Boxes, bottles, packets, cartons and cans. TheSite gets all Blue Peter on your ass. Without the sticky-back plastic.
The global food packaging industry is now worth $100bn-a-year, growing 10-15% each year year. Anything between 10% and 50% of the price of food today can be down to its packaging. As the amount of rubbish we produce increases, financial and environmental costs to our world also increase.
How much waste?
According to WasteOnline, UK households produce the equivalent weight of around 245 jumbo jets per week in packaging waste. In fact, 3.2m tonnes of the 26m tonnes of household waste produced annually comes from packaging. Meanwhile, 150m tonnes of packaging waste come from industry and commerce each year.
Here's some number-crunching for you: 11% of household waste in the UK is plastic, 40% of which comes from the 15m plastic bottles we use every day. Only less than 3% of these plastic bottles gets recycled. Also, how much do you value the humble carrier bag? Fewer than 1% of the billions of plastic bags we use each year are recycled, and the majority are used only once.
To achieve a change towards more sustainable packaging, it's not just the packaging that requires alterations but also our lifestyles and habits of consumption. European law wants us to recover 50% of all our packaging and to recycle 25%, but Britain, predictably, is seriously lagging behind.
Why use packaging?
- Packaging provides a physical barrier between a product and the external environment thereby ensuring hygiene and reducing the risk of product wastage due to contamination.
- Some forms of packaging prolong the life of food.
- Some packaging is also needed for safe and efficient transportation.
- Packaging is also used to provide customers with information and instructions, for which there are some legal requirements.
Why so much waste?
- The decrease in the size of households over the decades has resulted in more people buying smaller portions of food, and thus more packaging.
- Higher living standards in the western world have led to more consumer goods and to the transportation of exotic foods over long distances requiring a large amount of packaging to maintain freshness.
- A trend towards urbanisation, which creates longer distances between food producers in rural areas and consumers in urban areas, has also led a demand for packaging.
- Other contributing factors are the increases in working families (i.e. both partners working) along with the increase in fridge and freezer ownership, which has led to a higher demand for convenience food.
Has it all gone too far?
Frankly, yes. Food packaging today is really about marketing, in an increasingly consumer world, food producers care more about competing for shelf-space than environmental consequences, and we, the consumers aren't much better. Do you consider the impact arising from the toxins and pollutants released at every stage in production and transport? Do you think about how long the packaging will take to biodegrade or incinerate, or about how some products are just economically unviable to recycle in rich countries and instead are shipped out to pollute the third world? Probably not, but maybe you should.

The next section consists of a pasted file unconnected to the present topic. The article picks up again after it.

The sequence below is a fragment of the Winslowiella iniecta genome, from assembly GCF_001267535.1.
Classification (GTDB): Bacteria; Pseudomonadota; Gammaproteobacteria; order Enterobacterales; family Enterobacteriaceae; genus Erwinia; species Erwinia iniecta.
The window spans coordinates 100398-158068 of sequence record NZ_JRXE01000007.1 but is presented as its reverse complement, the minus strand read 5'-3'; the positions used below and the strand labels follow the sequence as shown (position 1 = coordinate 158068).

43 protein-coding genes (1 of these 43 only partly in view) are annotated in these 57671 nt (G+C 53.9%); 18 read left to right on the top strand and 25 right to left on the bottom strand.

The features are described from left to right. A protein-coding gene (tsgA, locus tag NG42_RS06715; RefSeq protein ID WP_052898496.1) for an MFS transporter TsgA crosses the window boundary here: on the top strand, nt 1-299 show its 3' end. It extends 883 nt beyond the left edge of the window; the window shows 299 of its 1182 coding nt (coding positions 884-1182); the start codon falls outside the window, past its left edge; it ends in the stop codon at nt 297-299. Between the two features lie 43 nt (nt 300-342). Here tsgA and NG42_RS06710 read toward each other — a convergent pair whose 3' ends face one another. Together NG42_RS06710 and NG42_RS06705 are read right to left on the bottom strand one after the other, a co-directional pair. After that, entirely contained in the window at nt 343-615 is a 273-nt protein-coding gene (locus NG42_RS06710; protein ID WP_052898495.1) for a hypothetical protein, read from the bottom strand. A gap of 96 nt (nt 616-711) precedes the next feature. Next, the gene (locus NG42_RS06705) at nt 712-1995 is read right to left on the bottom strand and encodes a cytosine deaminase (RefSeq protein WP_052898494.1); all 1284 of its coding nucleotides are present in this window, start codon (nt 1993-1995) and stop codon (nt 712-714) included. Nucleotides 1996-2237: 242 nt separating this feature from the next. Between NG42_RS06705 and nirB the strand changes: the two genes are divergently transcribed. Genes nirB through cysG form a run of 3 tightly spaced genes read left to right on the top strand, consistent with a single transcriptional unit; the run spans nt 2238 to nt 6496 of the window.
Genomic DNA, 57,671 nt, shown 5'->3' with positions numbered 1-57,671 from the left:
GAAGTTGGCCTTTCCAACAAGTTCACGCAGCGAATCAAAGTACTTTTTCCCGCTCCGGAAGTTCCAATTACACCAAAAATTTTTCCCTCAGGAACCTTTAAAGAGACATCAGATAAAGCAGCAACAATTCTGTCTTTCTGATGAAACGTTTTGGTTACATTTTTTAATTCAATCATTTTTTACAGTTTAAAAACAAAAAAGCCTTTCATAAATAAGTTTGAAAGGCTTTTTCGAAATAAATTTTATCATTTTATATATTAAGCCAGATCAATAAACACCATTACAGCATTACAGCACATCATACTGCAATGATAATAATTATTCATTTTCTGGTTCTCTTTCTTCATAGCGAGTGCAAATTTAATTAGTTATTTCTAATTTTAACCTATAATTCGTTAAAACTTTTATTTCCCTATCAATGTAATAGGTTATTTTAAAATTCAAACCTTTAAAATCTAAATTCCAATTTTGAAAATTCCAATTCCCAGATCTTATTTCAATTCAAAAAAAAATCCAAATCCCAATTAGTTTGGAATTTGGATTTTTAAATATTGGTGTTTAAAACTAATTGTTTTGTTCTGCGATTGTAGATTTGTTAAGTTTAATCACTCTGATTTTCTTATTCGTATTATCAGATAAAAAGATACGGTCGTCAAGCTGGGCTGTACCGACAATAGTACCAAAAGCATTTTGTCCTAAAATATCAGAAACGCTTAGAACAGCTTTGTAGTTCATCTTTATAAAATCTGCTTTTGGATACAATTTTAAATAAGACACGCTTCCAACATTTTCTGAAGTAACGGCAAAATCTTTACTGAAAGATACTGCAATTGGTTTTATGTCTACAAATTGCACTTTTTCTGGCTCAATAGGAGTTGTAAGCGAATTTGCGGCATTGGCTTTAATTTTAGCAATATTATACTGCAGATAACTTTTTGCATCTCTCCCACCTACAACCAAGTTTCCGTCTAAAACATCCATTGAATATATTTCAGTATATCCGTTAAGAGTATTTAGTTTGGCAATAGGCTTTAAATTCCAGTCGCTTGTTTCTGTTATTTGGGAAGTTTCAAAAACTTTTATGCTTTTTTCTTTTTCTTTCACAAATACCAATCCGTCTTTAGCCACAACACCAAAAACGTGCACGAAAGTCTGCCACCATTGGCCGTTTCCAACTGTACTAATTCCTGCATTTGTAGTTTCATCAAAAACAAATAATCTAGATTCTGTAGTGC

The most common types of material used for packaging are paper, fibreboard, plastic, glass, steel and aluminium.
- Paper: One of the most widely used packaging materials, particularly corrugated cardboard used for transport packaging. The current recycling rate for paper and board packaging waste is 49%.
- Glass: This is the most common form of packaging waste. Glass can be returned and re-used or recycled easily and a well-established recovery and recycling system exists in the UK. The first bottle-bank in the UK appeared in 1977 and today there are over 20,000. Six billion glass containers are used annually in the UK and the recycling rate is 22%.
- Aluminium: This is commonly used in packaging, such as drinks cans, foils and laminates. It has a high value as a scrap metal with prices ranging from £650-750 per tonne. It can also be recycled economically - 20 recycled aluminium cans can be made with the energy it takes to manufacture one brand new one.
- Steel: is a widely used packaging material for food, paint and beverage as well as aerosols. Recycling steel brings significant resource and energy savings. The current recycling rate for steel cans is 62%.
- Plastic: offers several advantages over other packaging materials in its sturdiness and low weight. Even though plastic can be recycled there is a lack of facilities in the UK. The current recycling rate for plastic in the UK is 5%, with the remainder either landfilled or incinerated.
- Mixed materials: packaging can sometimes have the benefits of being more resource and energy efficient than single material packaging, but combining materials makes recycling difficult. Recycling these materials is hindered by the lack of facilities and technology necessary to separate materials to avoid contamination. Mixed materials packaging can be reprocessed into other products such as floor coverings, shoe soles and car mats, incinerated to produce energy, or landfilled.
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